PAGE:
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Walk-Ins welcome, immediate care available, conveniently near you.

Dog Cat Emergency Urgent Care
Dog Cat Emergency Urgent Care
Dog Cat Emergency Urgent Care
Dog Cat Emergency Urgent Care Hospital Near Me
Dog Cat Emergency Urgent Care Camden County

No one can predict when a veterinary emergency is going to happen. Our urgent care vets are highly trained professionals in Camden County who can treat your animal’s condition calmly and quickly. Your pet’s safety and health is of utmost priority!

Pennsauken Animal Hospital is equipped with top of the line equipment, so your pet can be accurately, efficiently evaluated with the necessary tests, scans, and x-rays required for proper diagnosis. At our hospital, your pet will be provided with the most advanced surgical, anesthetic, diagnostic, and monitoring technology in the industry!

Contact us immediately 856-662-4450 for any of the emergencies listed below & relax knowing that in case of an emergency your beloved pet will be expertly treated and cared for by an experienced team of vets that loves them like they are our own!

What to expect when you come to urgent care? 

  • Preferably you would call on your way to us so we know you are coming and we can be prepare for the issue. We also want to make sure we are the best place for your pet to be treated.  

  • When you first arrive onsite you would call our main line (856-662-4450) and state why you are here. 

  • For urgent care your pet is triaged to evaluate the level of emergency -

    • For unstable patients, team members will come directly to your car and take your pet immediately inside. ​

    • For stable patients, team members will come to your car when it's your pets turn to be treated. 

  • A team member will get a history from you either on the phone or in-person.

  • We do bring owners inside when possible. 

  • Urgent Care accepts the last patient at 7pm weekdays and 1pm weekends, after hours we may refer you to a 24 hour emergency hospital. 

Similar to human medicine, Urgent Care is first come first serve, however, we will elevate issues that are life threatening. 

When is it Urgent Care?

  • Traumatic Injuries

    • Experienced some kind of trauma, such as being hit by a car or a blunt object or falling more than a few feet.

    • ​You suspect any broken bones.

    • Bleeding from the eyes, nose, or mouth.

    • Open wounds.

    • If your pet got into a fight with another cat, dog, or wild animal.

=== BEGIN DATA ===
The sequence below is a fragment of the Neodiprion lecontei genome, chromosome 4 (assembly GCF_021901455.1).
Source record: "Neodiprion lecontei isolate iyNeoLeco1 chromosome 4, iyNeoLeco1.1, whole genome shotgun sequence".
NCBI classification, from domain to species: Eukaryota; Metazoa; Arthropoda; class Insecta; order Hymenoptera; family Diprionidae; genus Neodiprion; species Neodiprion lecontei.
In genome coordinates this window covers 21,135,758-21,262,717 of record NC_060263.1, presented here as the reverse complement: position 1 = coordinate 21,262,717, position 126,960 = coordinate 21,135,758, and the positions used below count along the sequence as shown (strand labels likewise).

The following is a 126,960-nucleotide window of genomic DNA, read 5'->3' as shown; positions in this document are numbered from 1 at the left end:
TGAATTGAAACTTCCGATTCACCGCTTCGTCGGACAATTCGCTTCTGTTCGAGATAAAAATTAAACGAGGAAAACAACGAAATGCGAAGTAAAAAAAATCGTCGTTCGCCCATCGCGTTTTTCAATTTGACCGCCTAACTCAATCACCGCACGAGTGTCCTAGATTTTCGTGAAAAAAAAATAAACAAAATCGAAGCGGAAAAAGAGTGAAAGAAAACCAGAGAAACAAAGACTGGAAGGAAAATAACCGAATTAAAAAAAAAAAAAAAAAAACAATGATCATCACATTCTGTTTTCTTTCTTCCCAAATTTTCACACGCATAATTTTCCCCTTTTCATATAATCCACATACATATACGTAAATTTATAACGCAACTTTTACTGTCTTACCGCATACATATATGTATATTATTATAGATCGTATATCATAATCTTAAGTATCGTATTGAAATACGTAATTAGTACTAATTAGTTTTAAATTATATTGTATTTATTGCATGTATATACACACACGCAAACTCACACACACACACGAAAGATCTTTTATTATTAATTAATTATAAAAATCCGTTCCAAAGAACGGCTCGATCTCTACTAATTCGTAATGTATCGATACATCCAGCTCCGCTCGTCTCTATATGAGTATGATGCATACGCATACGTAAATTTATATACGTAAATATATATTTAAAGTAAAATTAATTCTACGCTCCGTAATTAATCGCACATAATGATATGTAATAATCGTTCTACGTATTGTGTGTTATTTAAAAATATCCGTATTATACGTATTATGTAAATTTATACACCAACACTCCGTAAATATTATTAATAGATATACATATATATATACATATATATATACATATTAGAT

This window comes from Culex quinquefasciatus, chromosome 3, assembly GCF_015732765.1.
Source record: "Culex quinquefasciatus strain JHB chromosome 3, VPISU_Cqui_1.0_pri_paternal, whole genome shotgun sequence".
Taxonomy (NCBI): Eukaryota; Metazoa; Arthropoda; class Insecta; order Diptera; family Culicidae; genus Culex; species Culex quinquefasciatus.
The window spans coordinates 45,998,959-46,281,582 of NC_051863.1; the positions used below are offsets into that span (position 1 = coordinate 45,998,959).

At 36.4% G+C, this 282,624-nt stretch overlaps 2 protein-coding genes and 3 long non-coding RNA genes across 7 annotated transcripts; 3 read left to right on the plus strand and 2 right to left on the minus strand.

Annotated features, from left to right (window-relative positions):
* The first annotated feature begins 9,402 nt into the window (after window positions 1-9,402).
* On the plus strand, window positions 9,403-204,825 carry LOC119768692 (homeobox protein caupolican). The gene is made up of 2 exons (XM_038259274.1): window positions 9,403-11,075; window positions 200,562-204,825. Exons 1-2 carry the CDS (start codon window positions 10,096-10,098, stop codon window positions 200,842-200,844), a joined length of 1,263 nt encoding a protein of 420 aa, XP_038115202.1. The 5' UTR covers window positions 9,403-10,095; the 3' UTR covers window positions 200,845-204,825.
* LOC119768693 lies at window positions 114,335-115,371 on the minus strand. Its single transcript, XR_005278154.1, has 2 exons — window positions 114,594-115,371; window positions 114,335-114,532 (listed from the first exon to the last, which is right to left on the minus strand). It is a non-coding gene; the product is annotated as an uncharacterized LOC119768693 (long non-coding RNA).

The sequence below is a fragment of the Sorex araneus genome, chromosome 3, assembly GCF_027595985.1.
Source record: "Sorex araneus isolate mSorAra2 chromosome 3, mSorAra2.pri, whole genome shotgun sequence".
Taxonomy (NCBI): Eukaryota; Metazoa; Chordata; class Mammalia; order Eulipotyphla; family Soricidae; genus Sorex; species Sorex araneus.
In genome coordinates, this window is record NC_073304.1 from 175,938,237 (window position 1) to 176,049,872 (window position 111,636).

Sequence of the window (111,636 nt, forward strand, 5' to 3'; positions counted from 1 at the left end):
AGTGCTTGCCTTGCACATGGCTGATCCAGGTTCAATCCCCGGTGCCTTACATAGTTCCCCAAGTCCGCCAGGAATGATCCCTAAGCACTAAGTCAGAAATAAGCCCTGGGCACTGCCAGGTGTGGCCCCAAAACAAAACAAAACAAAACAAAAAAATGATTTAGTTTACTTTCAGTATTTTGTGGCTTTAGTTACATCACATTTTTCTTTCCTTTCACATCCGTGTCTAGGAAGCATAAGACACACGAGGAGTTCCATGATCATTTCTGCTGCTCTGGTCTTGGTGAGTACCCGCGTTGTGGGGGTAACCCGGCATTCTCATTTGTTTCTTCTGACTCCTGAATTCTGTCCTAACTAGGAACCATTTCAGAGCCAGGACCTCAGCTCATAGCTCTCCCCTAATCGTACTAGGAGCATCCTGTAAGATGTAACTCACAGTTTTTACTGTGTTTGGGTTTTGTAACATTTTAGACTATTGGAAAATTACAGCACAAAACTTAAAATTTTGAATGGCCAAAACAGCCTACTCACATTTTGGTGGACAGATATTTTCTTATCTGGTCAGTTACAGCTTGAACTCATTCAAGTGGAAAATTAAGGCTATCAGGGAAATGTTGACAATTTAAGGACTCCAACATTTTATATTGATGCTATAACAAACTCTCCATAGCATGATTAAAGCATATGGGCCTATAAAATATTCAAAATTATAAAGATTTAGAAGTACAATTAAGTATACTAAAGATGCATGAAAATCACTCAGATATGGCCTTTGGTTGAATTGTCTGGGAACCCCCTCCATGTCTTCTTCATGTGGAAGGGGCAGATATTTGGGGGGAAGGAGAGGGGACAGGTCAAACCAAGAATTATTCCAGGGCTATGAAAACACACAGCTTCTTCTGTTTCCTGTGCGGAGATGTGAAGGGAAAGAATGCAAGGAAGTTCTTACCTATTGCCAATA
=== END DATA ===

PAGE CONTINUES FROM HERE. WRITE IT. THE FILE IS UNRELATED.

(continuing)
• Gastrointestinal 

    • Excessive vomiting or has had excessive diarrhea for more than 24 hours, or they are vomiting blood.

    • You think your pet might have ingested something toxic, such as antifreeze, rat poison, any kind of medication that wasn’t prescribed to them, or household cleansers.

      • Drug ingestion. We do not judge and there are no negative or legal ramifications. We just want to know your pet had so we can effectively treat it. ​

      • If your pet did eat something toxic you must call ASPCA animal poison control 888-426-4435 and then bring us your case number. 

    • Your pet, particularly your male cat, is straining to urinate, or is unable to.

    • ​Showing signs of extreme pain, such as whining, shaking, and refusing to socialize and/or eat and drink.

    • ​Your pet’s abdomen is swollen and hard to the touch, and/or they are gagging and trying to vomit.

  • Respiratory 

    • ​Not breathing or you can’t feel a heartbeat.

    • Having trouble breathing or has something stuck in their throat.

  • Ophthalmic   

    • ​You can see irritation or injury to your pet’s eyes, or they suddenly seem to become blind.

    • If there is a red protruding bubble in the corner of your pet's eye (Cherry Eye) that has ruptured

  • Neurological  

    • ​Unconscious and won’t wake up.

    • Your pet has had or is having a seizure.

    • ​Unexplained collapsing or suddenly can’t stand up.

    • Bumping into things or suddenly disoriented.

    • ​You see symptoms of heatstroke such as heavy panting, lethargy, or vomiting.

  • Reproductive 

    • ​Your pregnant dog or cat has gone more than three to four hours between delivering puppies or kittens.

    • Vaginal discharge of any kind. 



What is it a scheduled Sick Visit?

  • Gastrointestinal 

    • Seeing worms in feces. ​​​​

    • Butt scooting which is a sign of that their anal glands need to be expressed. 

  • Dermatological 

    • Ear infections. 

    • Skin irritations. 

    • Fleas & Ticks. 

    • Lumps and bumps that are small and not bleeding. 

  • Ophthalmic 

    • If your pet has a small amount discharge in their eyes.​

    • If there is a red protruding bubble in the corner of your pet's eye (Cherry Eye). 



Get more information on a new treatment available for Canine Parvovirus (parvo)

Dog and Cat Urgent Care Triage Levels

Emergency Surgery​

If your pet needs emergency surgery, we are here for you! 


Please call us immediately if you suspect your pet needs emergency surgery. We will let you know if we are able to accommodate you or if you need to go to one of our sister hospitals.   


Types of emergency surgeries :

  • Foreign Body Removal 

  • Urinary Obstruction 

  • Pyometra  

  • C-Section/Dystocia  

  • Enucleations  

  • And More 

After Hour Emergencies

We know emergencies can happen any time of day. When we are closed, Mount Laurel Animal Hospital's emergency department is open 24 hours a day.

Mount Laurel Animal Hospital
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